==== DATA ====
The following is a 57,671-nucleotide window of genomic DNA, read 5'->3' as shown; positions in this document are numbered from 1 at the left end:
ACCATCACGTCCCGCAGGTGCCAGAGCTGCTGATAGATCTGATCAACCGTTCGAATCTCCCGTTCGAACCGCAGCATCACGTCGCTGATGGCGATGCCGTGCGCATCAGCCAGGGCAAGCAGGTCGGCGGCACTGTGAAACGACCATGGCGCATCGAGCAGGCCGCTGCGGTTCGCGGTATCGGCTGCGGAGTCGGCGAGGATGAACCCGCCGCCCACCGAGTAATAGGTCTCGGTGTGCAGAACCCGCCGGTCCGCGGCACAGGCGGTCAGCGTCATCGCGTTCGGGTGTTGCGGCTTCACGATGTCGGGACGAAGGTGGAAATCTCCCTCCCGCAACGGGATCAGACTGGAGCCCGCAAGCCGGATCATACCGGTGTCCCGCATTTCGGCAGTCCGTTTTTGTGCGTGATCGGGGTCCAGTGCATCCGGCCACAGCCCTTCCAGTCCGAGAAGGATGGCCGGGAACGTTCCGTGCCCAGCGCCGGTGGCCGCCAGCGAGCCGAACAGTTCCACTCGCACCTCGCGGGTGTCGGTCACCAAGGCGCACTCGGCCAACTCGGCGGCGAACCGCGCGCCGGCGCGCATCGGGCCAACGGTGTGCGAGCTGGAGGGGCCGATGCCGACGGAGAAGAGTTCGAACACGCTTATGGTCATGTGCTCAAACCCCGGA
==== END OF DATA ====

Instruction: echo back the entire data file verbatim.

The following is a 57,671-nucleotide window of genomic DNA, read 5'->3' as shown; positions in this document are numbered from 1 at the left end:
ACCATCACGTCCCGCAGGTGCCAGAGCTGCTGATAGATCTGATCAACCGTTCGAATCTCCCGTTCGAACCGCAGCATCACGTCGCTGATGGCGATGCCGTGCGCATCAGCCAGGGCAAGCAGGTCGGCGGCACTGTGAAACGACCATGGCGCATCGAGCAGGCCGCTGCGGTTCGCGGTATCGGCTGCGGAGTCGGCGAGGATGAACCCGCCGCCCACCGAGTAATAGGTCTCGGTGTGCAGAACCCGCCGGTCCGCGGCACAGGCGGTCAGCGTCATCGCGTTCGGGTGTTGCGGCTTCACGATGTCGGGACGAAGGTGGAAATCTCCCTCCCGCAACGGGATCAGACTGGAGCCCGCAAGCCGGATCATACCGGTGTCCCGCATTTCGGCAGTCCGTTTTTGTGCGTGATCGGGGTCCAGTGCATCCGGCCACAGCCCTTCCAGTCCGAGAAGGATGGCCGGGAACGTTCCGTGCCCAGCGCCGGTGGCCGCCAGCGAGCCGAACAGTTCCACTCGCACCTCGCGGGTGTCGGTCACCAAGGCGCACTCGGCCAACTCGGCGGCGAACCGCGCGCCGGCGCGCATCGGGCCAACGGTGTGCGAGCTGGAGGGGCCGATGCCGACGGAGAAGAGTTCGAACACGCTTATGGTCATGTGCTCAAACCCCGGA